|Publication number||US5548250 A|
|Application number||US 08/368,863|
|Publication date||Aug 20, 1996|
|Filing date||Jan 5, 1995|
|Priority date||Jan 5, 1995|
|Publication number||08368863, 368863, US 5548250 A, US 5548250A, US-A-5548250, US5548250 A, US5548250A|
|Original Assignee||Cirrus Logic, Inc.|
|Export Citation||BiBTeX, EndNote, RefMan|
|Patent Citations (5), Referenced by (25), Classifications (19), Legal Events (6)|
|External Links: USPTO, USPTO Assignment, Espacenet|
This invention relates generally to electronic systems having selective applications of a clock generation or recovery system. More particularly, the invention preferably relates to an integrated circuit design powering down a PLL when the electronic system does not require a clock signal. However, unlike a conventional PLL, the PLL in this invention refreshes itself using a low frequency clock so that the PLL can resume operation at the desired phase and frequency immediately.
For reasons of portability and convenience, more and more systems are being designed for use with battery power rather than line power. Unfortunately, such systems cause inconvenience to the user because the batteries must either be replaced or recharged periodically. Even for an electronic system powered by line, it is also desirable to reduce the power consumption thereby reduce the heat dissipated for reliability reasons. As a result, it is a common goal to design circuits that consume less power. Examples of systems where low power consumption is being actively sought include portable computers such as laptop or palmtop computers, personal digital assistants (PDAs), and wireless communications devices such as cellular telephones and pagers.
In the field of integrated circuits, a commonly used technique for reducing power consumption is to manufacture the circuit using CMOS circuit technology. CMOS circuits have the advantage that there is no path for current to flow in a steady state condition. However, it is well known that even CMOS circuits provide a current path during a transition from one logical state to another.
Within each electronic system or integrated circuit, there are many sub-circuits or functional blocks which all work together to perform desired operations. Each sub-circuit in the system is synchronized by a clock. For certain types of circuits, including CMOS circuits, power consumption is increased when the circuits are exercised by a clock signal. As a result of the clock signal, even CMOS circuits draw power.
In order to reduce the power consumption of electronic systems, the frequency of the system clock can be reduced when high speed operation is not required in some applications. This can be achieved by using a PLL whose output frequency can be changed easily compared to a fixed frequency generated by a crystal oscillator. When high speed operation is required for certain applications, the clock frequency generated by a PLL can be increased.
Typical electronic systems employ multiple integrated circuit chips or functional blocks. Each chip or block typically performs a limited number of functions for the system, for example, to control a semiconductor memory, to control a hard disk, to control a screen display and other related functions. Periodically, some of these circuits are not needed and are inactive insofar as system functionality is concerned. To save power further, the clock signal to such circuits can be disabled during the idle period. While this does reduce power consumption, the circuit that generates the clock signal still operates and thus draws power.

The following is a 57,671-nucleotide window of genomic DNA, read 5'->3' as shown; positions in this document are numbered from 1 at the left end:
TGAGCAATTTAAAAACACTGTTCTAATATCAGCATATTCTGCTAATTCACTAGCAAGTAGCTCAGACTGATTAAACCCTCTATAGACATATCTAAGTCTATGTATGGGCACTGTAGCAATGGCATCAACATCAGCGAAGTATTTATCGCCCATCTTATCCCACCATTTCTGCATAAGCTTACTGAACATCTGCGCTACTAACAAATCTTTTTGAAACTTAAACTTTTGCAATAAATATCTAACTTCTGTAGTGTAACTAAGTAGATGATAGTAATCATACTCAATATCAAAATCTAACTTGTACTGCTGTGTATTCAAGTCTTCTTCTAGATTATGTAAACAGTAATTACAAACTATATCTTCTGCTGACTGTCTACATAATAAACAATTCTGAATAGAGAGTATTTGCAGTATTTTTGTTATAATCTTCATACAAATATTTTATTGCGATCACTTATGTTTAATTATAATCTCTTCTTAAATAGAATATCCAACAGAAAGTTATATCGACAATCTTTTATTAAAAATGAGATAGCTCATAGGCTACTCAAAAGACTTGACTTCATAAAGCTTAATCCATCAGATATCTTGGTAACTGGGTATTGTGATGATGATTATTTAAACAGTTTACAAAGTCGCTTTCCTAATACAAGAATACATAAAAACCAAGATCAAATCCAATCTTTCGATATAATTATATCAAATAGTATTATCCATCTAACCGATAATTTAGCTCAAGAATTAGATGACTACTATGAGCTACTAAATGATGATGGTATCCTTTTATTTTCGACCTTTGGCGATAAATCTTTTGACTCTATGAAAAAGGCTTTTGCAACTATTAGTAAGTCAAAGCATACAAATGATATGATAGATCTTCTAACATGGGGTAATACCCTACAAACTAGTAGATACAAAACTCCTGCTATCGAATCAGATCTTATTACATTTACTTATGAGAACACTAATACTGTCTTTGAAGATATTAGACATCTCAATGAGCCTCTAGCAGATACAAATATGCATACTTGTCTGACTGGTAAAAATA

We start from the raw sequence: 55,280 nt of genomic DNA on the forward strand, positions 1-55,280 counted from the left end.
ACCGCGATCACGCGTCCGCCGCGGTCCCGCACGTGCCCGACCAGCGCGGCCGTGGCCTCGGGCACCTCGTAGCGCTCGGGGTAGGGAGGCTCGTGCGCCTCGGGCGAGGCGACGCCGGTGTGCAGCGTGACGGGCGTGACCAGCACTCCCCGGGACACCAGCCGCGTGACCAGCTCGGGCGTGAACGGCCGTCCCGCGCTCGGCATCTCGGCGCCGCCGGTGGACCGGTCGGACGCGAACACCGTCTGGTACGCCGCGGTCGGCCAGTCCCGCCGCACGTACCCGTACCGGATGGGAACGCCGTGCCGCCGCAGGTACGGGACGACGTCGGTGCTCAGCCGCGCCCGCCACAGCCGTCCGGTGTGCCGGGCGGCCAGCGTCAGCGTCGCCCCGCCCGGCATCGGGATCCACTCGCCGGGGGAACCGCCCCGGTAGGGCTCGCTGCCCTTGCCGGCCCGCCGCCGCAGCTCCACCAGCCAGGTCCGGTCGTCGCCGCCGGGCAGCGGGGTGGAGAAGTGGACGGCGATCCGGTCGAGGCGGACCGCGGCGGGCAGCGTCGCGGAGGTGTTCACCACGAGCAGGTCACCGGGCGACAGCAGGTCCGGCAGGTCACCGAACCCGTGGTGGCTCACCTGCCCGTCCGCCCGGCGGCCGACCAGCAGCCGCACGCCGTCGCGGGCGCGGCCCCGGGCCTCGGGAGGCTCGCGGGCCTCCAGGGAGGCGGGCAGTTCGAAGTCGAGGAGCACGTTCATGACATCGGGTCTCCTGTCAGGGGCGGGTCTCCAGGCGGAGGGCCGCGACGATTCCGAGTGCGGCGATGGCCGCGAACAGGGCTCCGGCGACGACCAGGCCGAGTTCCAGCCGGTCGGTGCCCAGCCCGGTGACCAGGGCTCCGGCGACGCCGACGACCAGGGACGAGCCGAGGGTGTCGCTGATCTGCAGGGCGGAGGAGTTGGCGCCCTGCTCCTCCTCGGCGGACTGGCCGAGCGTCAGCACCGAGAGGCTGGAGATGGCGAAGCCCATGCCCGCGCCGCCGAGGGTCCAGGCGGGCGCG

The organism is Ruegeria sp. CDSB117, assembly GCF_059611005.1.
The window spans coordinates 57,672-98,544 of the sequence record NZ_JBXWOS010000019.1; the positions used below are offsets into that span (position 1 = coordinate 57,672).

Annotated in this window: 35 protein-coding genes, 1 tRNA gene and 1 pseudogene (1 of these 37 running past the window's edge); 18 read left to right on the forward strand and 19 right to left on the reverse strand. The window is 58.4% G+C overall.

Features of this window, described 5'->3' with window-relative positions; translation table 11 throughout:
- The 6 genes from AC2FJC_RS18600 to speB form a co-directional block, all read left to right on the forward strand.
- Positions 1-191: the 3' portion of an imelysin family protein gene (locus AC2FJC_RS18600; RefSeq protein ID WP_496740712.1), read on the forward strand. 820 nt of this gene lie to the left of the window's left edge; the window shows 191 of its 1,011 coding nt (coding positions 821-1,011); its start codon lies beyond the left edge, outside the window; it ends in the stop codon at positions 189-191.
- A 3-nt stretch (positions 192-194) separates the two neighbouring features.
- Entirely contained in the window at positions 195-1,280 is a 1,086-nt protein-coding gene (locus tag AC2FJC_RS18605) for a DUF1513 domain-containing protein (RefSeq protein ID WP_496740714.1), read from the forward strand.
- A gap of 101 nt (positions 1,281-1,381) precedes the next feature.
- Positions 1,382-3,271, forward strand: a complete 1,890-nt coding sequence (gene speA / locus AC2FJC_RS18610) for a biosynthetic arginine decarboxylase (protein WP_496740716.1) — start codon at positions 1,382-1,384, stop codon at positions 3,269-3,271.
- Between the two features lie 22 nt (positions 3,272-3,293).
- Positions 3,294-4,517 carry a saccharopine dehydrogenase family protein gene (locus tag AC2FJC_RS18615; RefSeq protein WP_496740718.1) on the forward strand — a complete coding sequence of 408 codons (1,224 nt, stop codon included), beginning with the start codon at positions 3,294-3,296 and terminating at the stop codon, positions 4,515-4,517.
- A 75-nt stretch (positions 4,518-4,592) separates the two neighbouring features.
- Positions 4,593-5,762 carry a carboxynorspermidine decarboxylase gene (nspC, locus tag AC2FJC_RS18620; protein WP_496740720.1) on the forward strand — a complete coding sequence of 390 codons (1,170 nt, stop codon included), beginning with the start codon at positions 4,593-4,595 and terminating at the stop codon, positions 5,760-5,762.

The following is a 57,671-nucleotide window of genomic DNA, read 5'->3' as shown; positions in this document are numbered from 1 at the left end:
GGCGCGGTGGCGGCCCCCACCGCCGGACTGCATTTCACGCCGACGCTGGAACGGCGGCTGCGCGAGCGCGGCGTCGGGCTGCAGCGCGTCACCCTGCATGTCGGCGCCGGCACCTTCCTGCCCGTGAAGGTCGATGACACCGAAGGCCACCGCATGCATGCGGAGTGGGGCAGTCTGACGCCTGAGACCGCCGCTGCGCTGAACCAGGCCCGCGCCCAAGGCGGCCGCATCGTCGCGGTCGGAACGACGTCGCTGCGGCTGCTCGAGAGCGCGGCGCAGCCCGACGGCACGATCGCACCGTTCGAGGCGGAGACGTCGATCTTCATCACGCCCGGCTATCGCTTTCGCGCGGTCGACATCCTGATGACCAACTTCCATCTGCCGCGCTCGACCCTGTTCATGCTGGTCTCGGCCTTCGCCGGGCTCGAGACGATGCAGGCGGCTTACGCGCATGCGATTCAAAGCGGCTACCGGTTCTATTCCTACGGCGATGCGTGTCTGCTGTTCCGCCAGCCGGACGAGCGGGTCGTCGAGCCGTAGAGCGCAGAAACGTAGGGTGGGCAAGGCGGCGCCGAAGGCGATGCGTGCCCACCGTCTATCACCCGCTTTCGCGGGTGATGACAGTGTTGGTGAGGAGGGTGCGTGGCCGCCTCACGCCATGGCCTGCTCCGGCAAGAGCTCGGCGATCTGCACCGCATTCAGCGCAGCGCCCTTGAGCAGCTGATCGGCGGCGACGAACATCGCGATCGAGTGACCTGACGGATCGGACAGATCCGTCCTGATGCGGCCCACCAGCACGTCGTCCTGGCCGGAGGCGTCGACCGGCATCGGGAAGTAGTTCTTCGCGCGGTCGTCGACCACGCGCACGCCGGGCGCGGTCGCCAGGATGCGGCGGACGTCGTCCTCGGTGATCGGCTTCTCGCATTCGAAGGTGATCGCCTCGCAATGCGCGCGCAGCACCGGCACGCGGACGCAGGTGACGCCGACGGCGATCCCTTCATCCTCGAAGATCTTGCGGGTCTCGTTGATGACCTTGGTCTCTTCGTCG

One method used to reduce the time that the clock signal is supplied to an integrated circuit is used in PCMCIA Host Adapters, part Nos. C1-PD6710/PD672X, which are supplied by Cirrus Logic, Inc. of Fremont, Calif. This method teaches simultaneously disabling the clock signal to all of the functional blocks, after all of the functional blocks have signalled that they no longer require the clock signal. An arbiter circuit then monitors the system bus and will re-enable the clock signal to all of the functional blocks simultaneously, when an address within the range controlled by the arbiter and a corresponding command are present on the system bus. The disadvantage of this system is that the power savings can only be realized when the entire circuits of the C1-PD6710/PD672X become temporarily inactive.
The reason not to power down the PLL when the output of the PLL is disabled is that a conventional PLL cannot output the desired frequency immediately after the power down period. With conventional PLL, when the PLL is enabled after a power-down reset period, it can take up to 30 phase comparisons to regain the designed frequency. A phase comparison usually takes about 1 μS depending on the reference frequency so that the PLL can only recover in approximately 30 μS. This recovery time may be too slow for certain applications. In addition, the lengthy recovery time also prevents the PLL from powering down as often as possible to reduce the power consumption.
Another unrelated problem also presently exists for designers of integrated circuits. It is generally not possible to build an integrated circuit that includes two PLLs. Cross talk between the two PLLs prevents the two circuits from maintaining their respective designed frequencies. As discussed above, there is a significant delay in restarting a PLL from rest. Thus, it has not been practical to design an integrated circuit with two PLLs and alternatively deactivate one PLL; it takes too long for the clock signal to regain the desired frequency.